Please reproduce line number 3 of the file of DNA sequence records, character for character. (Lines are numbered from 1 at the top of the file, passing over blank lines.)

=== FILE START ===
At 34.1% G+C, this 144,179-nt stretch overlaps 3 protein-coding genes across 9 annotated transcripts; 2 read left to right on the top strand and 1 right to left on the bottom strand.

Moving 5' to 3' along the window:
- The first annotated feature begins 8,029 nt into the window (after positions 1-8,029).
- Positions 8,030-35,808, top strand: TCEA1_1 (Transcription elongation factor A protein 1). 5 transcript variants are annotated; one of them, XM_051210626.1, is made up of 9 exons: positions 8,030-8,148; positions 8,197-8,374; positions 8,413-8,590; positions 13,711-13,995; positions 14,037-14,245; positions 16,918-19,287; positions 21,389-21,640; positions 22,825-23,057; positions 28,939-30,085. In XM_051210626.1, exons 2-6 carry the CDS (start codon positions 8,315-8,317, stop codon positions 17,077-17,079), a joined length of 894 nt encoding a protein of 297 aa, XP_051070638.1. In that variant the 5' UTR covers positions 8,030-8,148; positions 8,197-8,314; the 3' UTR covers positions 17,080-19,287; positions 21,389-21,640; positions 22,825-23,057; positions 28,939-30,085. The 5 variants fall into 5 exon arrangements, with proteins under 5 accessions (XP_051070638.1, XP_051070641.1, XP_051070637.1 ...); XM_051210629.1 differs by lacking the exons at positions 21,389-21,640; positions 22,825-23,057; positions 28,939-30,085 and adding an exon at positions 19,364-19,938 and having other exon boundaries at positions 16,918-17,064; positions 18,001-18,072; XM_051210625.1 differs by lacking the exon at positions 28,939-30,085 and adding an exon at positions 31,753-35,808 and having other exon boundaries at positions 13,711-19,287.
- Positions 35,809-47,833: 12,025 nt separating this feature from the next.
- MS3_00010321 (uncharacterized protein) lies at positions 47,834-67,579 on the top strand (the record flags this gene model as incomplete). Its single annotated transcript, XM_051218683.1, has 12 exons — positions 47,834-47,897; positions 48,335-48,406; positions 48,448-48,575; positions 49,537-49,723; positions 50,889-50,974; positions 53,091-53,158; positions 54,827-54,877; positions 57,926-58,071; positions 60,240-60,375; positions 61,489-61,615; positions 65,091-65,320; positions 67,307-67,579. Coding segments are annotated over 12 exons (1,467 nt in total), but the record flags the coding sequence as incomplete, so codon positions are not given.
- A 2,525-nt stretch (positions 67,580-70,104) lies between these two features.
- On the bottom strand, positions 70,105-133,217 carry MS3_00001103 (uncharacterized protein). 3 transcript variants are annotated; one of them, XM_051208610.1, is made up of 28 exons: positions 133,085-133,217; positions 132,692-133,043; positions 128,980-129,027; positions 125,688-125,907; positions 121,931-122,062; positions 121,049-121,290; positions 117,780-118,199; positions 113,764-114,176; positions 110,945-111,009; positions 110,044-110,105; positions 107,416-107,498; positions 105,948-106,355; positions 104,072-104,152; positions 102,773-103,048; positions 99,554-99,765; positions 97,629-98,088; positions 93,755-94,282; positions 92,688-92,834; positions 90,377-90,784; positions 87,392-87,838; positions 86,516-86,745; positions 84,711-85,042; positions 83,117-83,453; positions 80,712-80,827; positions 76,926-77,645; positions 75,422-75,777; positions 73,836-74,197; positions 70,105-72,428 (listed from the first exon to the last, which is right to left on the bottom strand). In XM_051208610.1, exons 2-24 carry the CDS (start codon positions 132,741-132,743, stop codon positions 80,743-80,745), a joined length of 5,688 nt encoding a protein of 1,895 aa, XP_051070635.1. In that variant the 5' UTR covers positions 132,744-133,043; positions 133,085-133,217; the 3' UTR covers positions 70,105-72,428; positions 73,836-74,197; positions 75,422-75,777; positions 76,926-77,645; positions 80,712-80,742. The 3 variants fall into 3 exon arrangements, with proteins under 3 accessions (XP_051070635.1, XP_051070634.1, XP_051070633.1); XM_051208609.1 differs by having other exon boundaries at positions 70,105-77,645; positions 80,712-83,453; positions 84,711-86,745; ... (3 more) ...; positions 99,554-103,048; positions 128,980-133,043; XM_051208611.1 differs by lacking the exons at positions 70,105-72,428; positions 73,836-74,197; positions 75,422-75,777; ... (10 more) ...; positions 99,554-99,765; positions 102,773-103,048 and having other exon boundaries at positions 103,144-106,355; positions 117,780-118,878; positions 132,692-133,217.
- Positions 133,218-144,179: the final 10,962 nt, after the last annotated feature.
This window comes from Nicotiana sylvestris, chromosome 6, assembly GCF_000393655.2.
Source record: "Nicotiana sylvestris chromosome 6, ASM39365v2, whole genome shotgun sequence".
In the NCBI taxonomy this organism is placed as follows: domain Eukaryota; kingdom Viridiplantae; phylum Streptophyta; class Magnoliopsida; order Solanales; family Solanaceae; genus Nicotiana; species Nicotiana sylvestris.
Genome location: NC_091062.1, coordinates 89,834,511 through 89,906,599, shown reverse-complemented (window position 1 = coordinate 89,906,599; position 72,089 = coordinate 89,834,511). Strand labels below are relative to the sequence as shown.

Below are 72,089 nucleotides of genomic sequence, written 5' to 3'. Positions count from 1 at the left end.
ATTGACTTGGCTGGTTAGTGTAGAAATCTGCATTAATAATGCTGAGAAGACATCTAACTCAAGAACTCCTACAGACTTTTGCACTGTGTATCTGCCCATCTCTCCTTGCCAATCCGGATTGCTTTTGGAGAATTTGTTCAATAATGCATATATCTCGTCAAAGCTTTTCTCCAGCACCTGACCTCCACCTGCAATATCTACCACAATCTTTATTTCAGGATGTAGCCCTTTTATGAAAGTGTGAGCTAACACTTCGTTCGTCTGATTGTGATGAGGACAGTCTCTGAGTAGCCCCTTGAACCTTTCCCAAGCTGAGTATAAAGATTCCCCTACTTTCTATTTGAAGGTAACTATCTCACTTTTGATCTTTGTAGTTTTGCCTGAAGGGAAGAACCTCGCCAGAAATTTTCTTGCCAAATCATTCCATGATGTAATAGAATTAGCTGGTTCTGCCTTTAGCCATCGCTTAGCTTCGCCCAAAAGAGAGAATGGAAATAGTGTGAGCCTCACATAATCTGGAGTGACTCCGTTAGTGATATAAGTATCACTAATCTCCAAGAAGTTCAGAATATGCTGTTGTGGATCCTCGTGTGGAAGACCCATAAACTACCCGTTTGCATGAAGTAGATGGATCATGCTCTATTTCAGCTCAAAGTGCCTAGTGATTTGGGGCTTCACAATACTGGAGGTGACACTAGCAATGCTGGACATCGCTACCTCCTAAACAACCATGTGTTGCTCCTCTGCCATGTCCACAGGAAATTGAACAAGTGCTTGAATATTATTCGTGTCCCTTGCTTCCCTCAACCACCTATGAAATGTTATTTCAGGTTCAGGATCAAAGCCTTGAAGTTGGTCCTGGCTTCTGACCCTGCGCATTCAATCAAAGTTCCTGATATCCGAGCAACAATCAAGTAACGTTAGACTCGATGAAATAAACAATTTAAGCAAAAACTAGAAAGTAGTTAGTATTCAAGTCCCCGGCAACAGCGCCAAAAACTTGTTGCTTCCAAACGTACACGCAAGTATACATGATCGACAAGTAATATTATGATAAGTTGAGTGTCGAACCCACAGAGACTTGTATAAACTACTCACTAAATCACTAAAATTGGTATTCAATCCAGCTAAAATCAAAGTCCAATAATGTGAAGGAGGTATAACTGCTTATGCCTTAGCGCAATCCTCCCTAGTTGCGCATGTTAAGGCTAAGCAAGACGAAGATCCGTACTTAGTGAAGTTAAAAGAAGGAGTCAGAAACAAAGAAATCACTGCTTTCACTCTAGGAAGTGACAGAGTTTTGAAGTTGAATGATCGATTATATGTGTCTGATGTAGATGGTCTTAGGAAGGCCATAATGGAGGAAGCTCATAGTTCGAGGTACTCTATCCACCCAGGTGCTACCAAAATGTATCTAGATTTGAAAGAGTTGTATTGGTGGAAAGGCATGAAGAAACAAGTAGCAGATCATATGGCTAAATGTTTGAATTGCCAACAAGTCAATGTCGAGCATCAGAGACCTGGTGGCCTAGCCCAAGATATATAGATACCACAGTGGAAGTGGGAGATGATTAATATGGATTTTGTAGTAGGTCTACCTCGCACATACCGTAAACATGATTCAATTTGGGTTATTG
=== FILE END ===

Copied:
- The first annotated feature begins 8,029 nt into the window (after positions 1-8,029).